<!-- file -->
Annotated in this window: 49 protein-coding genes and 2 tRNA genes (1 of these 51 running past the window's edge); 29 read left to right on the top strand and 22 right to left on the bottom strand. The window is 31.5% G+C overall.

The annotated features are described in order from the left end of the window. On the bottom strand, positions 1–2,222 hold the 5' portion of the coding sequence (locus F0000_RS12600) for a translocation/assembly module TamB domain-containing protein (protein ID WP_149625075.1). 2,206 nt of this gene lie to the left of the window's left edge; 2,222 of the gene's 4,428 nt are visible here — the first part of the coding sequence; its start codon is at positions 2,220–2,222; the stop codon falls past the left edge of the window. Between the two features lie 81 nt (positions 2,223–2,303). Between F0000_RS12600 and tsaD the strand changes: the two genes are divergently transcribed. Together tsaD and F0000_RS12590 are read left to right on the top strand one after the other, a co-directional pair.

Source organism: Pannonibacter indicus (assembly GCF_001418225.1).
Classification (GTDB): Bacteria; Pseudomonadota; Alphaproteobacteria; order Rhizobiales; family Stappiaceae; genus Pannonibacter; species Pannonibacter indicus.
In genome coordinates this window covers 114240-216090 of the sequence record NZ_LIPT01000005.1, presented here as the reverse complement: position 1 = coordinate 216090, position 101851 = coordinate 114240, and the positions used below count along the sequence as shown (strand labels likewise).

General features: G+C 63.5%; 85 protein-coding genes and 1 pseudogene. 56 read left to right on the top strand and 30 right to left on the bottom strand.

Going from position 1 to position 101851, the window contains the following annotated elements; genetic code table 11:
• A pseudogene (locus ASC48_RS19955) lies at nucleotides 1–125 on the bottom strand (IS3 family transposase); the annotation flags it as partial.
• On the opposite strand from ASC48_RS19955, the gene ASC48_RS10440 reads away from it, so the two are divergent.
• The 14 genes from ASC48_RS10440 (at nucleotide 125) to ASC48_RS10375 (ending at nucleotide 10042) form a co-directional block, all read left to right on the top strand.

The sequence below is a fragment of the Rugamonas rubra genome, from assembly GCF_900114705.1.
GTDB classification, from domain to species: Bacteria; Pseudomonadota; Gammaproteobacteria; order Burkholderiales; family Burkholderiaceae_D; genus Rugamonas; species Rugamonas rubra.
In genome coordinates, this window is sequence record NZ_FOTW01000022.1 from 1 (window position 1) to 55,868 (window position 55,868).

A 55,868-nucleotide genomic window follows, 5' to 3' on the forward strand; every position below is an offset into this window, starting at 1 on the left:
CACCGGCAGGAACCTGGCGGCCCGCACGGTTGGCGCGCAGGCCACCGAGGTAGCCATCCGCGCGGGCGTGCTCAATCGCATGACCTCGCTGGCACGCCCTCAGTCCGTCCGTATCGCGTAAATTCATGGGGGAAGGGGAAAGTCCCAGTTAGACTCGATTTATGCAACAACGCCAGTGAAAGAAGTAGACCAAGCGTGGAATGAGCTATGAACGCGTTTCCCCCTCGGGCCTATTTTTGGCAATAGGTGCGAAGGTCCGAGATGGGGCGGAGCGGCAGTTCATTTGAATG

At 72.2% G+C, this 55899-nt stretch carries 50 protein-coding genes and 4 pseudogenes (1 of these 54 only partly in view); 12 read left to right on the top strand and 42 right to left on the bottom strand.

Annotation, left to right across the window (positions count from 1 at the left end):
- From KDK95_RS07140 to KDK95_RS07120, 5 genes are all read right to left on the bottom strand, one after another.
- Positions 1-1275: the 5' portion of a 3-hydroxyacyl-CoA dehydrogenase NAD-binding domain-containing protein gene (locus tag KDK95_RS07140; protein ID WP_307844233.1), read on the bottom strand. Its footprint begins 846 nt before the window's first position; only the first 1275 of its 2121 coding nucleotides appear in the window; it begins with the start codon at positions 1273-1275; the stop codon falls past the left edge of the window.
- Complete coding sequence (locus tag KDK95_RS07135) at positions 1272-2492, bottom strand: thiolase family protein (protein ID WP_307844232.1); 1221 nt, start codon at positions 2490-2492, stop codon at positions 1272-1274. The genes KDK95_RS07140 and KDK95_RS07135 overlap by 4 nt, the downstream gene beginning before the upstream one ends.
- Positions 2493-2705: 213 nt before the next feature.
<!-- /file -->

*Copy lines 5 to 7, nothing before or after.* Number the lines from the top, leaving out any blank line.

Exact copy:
In genome coordinates this window covers 114240-216090 of the sequence record NZ_LIPT01000005.1, presented here as the reverse complement: position 1 = coordinate 216090, position 101851 = coordinate 114240, and the positions used below count along the sequence as shown (strand labels likewise).

General features: G+C 63.5%; 85 protein-coding genes and 1 pseudogene. 56 read left to right on the top strand and 30 right to left on the bottom strand.

Going from position 1 to position 101851, the window contains the following annotated elements; genetic code table 11: